5 Ways Meditation Can Improve Productivity

Calm evening

For someone who wants to lead a surrendered and calm life I sure resisted meditation for the longest time. I was always intrigued by the health and stress reduction benefits of meditation. But I also felt hesitant because of religious association, and the commercialization of an ancient spiritual practice.

Luckily, I got over my resistance eight years ago and started meditating. Then I dropped it when I didn’t feel any different. Luckily, again, I returned to meditation about five years ago. And I’ve been consistent ever since.

Do I feel calmer? Sometimes. Am I less anxious? Sometimes. In my personal experience, stress comes and goes in waves—depending on what’s going on in my life at the moment.

The thing that kept me going is realizing that there are other benefits (maybe accidental) that I want to share with you today.

Before the benefits, I just want to highlight one point. The main practice is to sit still for a while and make it a daily habit. You can call it meditation, stillness, contemplation, reflection, or anything else.

Just sit alone for a short while (I do 20 minutes twice daily) and breathe. It’s time for you to be, without any pressure or expectations.

Now on to the improvements that have motivated me to keep going with meditation.

Five productivity improvements

I can attribute the following improvements, at least in part, to having a consistent daily meditation practice.

1. Enhanced focus

Sitting still for 20 minutes twice a day makes it easy to sit and do one thing for at least the same length of time.

I’m able to sit and write, or work on any project for more than 20 minutes without getting fidgety or feeling bored. It wasn’t easy in the beginning. But with time, we build our stillness muscle, which in turn allows us to focus on what we’re doing.

2. Disassociation from interruptions

Meditating allows us to notice the thoughts that interrupt our focus, and letting them go without being sucked into them.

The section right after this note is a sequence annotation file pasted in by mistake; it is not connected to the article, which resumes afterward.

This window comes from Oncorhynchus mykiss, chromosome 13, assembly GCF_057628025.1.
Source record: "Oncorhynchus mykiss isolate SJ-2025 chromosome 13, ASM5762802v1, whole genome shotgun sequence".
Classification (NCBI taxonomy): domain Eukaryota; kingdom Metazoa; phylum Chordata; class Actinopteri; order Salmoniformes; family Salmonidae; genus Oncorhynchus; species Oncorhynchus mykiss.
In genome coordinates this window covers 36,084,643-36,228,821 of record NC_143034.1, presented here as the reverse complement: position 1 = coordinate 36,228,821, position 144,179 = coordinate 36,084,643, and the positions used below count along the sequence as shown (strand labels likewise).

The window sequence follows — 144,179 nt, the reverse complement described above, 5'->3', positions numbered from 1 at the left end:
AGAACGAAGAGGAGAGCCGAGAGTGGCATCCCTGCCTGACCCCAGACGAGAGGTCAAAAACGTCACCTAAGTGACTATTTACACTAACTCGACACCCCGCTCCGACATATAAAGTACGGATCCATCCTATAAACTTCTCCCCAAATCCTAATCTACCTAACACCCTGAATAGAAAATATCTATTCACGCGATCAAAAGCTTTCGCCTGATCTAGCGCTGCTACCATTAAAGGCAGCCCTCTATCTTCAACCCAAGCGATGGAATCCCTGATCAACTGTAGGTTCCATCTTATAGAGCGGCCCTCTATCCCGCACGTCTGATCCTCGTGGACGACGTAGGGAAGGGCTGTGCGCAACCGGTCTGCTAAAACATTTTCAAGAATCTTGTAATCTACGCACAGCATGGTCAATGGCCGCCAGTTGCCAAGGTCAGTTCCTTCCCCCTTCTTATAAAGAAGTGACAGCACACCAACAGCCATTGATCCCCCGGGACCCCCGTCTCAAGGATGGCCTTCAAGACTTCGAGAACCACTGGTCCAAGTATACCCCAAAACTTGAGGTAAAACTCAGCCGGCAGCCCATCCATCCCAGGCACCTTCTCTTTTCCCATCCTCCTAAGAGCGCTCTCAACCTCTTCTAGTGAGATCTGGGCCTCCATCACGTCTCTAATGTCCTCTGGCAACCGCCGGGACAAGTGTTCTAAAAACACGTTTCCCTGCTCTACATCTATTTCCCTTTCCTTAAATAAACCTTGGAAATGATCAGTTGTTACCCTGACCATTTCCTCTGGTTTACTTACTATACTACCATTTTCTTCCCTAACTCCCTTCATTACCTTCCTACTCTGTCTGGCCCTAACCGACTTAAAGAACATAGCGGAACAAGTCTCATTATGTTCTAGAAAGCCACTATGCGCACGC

This is a very valuable skill to have when we’re working on something important. We notice a passing thought, we might write it down to follow up later, or completely ignore it. And we get back to what’s in front of us.

The result is a more efficient and effective work process.

3. Clarity

Thoughts will come and go during meditation. Some thoughts are random, but most are recurring, and relate to our lives.

There might be thoughts of overwhelm about all the things we have to do. Or fearsome thoughts about the things we didn’t do.

As we become more aware of the recurring thought patterns, we can prioritize our choices and actions. So we either work on some of the things that keep coming up. Or we make a conscious choice to drop them. Becoming clear on what’s important, and what’s not, is the first step in leading a productive and meaningful life.

4. Sticking with it and forming habits

When we work on one habit, we strengthen the mental and emotional muscles of forming habits in any area of life. Being able to sit still and meditate day in and day out will make it easier to start and stick to another habit or action.

We become more comfortable with changing our behavior and taking on new challenges. We also become better skilled in dealing with resistance, fear and doubt—all will show up at one point or another during meditation. So we improve our chances of sticking with any action and seeing it through to completion.

5. Problem solving and inspiration

Think of meditation as a bath for the mind. We step out of thinking and working, and we do something seemingly mundane. And we come up with ideas when we least expect them.

I get ideas for writing, or insights about investments out of the blue when meditating. These sparks of inspiration can lead to creative and practical solutions that otherwise would’ve evaded us.

Meditation may not turn you into a Zen monk, or a picture of calm and peace. But it can enhance other areas of your life.

Take some time to be still with your thoughts and feelings. No one is watching or judging or expecting anything from you—just you being with you. If nothing else, you’ll become comfortable with your own company.